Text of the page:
The Prime Minister of Armenia, Nikol Pashinyan, accused senior military officers of attempting to stage a coup after the army called for resignation, prompting thousands of supporters to rally.
The Army’s request was made in a written statement on Thursday, in response to his handling of the country’s Azerbaijani conflict with Nagorno-Karabakh, which ended in November last year and Armenia lost Control over disputed areas and surrounding areas.
The Chief of the Army’s General Staff and other senior military officials said: “The current mismanagement by the authorities and serious errors in foreign policy put the country on the brink of collapse.”
Two former presidents, Robert Kocharyan and Serzh Sarksyan, issued a statement calling on the Armenians to provide support to the military.
It is unclear whether the military is willing to use force to support its statement.
Since the 45-year-old Pashinyan signed the November 10 peace agreement with Azerbaijan, he has faced a request to resign, but this is the first time the military has publicly asked him to resign.
He told his followers to rally with the support of the capital Yerevan, where he gave a fierce speech to thousands of people condemning the general’s request.
He said: “The army cannot participate in the political process. The army should obey the people and the political power elected by the people.”
Pasinyan said that he has disbanded the chief of staff of the armed forces, but the president still has not approved this move.
Russia has traditionally been a close ally and has a military base in Armenia. Russia expressed its shock at the incident.
Interfax news agency quoted the Kremlin spokesperson as saying that Russian President Vladimir Putin called on all parties to exercise restraint in the Armenian political crisis in a phone call with Pahinhin on Thursday.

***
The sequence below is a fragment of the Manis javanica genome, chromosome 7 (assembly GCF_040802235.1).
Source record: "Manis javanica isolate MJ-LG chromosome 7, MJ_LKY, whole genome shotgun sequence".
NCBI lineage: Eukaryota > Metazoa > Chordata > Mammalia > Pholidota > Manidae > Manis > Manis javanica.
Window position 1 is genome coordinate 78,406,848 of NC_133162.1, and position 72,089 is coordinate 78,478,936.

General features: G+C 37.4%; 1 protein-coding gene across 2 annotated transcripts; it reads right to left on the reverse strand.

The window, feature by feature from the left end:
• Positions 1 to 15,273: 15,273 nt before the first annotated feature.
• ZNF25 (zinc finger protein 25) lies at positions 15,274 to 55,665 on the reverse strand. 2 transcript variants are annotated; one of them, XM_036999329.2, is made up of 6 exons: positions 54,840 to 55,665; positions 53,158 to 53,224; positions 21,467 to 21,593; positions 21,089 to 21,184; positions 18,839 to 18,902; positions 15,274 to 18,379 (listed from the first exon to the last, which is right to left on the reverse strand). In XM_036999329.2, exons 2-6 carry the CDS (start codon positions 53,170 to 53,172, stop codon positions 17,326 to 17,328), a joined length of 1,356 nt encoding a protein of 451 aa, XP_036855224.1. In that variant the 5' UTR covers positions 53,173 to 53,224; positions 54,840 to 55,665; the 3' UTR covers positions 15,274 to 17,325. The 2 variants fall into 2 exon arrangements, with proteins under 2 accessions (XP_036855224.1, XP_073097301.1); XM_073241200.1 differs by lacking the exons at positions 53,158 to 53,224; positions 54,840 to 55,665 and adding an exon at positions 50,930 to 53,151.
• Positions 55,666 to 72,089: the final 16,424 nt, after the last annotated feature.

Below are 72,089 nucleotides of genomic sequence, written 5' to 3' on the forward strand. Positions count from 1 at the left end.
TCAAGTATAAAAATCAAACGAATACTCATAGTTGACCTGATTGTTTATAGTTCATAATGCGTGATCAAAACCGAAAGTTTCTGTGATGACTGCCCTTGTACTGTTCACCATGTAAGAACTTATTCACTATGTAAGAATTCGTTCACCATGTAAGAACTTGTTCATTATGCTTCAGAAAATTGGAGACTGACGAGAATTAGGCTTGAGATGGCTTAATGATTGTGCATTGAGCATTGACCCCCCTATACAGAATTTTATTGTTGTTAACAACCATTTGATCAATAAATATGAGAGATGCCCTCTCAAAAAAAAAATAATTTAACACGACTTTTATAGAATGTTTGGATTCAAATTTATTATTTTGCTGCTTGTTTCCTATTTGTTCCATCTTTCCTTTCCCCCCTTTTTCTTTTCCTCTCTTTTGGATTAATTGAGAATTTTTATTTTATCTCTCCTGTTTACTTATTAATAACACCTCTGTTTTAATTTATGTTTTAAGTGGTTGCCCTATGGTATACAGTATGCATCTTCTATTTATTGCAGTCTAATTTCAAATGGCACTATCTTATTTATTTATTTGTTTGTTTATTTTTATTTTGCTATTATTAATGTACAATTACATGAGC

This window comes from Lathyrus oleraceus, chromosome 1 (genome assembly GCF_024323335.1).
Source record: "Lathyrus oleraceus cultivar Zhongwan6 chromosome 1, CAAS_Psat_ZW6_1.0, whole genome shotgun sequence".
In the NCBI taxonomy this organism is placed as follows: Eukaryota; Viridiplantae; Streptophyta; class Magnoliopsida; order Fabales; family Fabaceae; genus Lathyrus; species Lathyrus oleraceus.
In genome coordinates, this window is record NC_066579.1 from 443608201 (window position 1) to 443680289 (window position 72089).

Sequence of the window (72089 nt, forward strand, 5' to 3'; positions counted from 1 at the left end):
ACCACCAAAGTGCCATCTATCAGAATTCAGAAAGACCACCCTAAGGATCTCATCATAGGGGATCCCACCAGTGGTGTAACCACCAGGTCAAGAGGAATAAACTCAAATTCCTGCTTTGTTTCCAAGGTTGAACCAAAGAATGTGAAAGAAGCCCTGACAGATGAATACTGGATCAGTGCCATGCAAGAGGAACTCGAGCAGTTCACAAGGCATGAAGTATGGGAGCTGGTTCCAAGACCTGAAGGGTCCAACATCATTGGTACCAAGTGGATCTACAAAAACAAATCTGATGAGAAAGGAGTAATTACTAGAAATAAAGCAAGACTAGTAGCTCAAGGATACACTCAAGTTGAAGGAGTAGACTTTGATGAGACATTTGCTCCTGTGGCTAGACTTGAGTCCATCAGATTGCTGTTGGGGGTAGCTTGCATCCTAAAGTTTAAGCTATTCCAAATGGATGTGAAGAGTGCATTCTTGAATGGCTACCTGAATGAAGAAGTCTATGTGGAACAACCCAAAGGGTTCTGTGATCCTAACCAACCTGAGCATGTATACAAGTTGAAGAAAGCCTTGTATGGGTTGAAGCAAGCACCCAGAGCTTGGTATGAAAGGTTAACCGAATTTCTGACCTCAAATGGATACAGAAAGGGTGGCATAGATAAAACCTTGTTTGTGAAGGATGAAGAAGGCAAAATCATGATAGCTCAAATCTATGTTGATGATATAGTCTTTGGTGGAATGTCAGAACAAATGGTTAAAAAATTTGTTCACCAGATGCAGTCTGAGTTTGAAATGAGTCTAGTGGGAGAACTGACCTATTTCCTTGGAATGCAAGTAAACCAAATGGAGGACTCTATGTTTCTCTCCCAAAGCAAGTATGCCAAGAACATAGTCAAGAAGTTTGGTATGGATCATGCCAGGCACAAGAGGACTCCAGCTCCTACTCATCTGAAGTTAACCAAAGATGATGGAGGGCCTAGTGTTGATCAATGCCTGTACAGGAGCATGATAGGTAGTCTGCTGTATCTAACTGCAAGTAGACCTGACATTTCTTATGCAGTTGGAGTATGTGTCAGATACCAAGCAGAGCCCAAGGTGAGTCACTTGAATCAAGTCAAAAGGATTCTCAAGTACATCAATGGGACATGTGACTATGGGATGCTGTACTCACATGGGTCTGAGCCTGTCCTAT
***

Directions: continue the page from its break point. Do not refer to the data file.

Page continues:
Robin Forestier-Walker of Al Jazeera reported in Tbilisi, Georgia that if the military were to seize Pahinyan’s power, it would be “unprecedented” in the Republic of Armenia.
He also said that what happens next may depend on “whether Moscow supports Pahinyan or does not intervene without participating.”
“Putin does not approve of Pashinyan because of his reformist, pro-democratic, and almost liberal qualifications. But since the war [with Azerbaijan]Pashinyan certainly showed that he is happy to do everything he can to make Russia happy. Armenia is now very dependent on Russia,” he said.
The territorial loss of Nagorno-Karabakh and its surrounding areas last year was a heavy blow to the Armenians, who fought a war with Azerbaijan in the enclave in the 1990s, killing at least 30,000 people.
The mountains are internationally recognized as part of Azerbaijan, but are populated by Armenians. Russian peacekeepers have been deployed to the area.
Pashinyan is a former journalist. He came to power in a peaceful revolution in May 2018. He said he was responsible for everything that happened, but refused to resign, saying he needed to ensure the security of the country.
Pasinyan said: “The most important issue now is to hold power in the hands of the people, because I think this will be a military coup.”
When he came to power in a protest called the Velvet Revolution in Armenia in 2018, he established an image of being close to the people. He often wore a baseball cap and opposed official corruption.
On Thursday, as he led thousands of people across Yerevan, he used a handheld speaker to greet passers-by.
In nearby Liberty Square, more than 20,000 opposition supporters held a parallel rally, some of whom agreed to stay there until Pashenyang stepped down.
The demonstrators paralyzed the traffic around Yerevan, chanting “Nicole, you traitor!” and “Nicole, resign!”
There were sporadic street fights between the two sides, but hostile demonstrations led by Pashinyan and his enemies later in the day took place in different parts of the capital.
Call for calm
In the evening, some opposition supporters set up roadblocks on the city’s central street.
The Ministry of National Defense said in a statement that the military is not a political organization and any attempt to make it participate in politics is unacceptable.
Pasinyang called on the opposition to stop protesting and suggested talks.
The U.S. Embassy in Yerevan urged all parties in Armenia to “practice calm and restraint, and peacefully ease tension without violence.”
In Brussels, European Commission spokesperson Peter Stano also called on the opposing parties to “avoid any remarks or actions that might lead to further escalation.”
Turkish Foreign Minister Mevlut Cavusoglu stated that Turkey strongly condemns Armenia’s coup attempts and opposes all coup attempts anywhere in the world.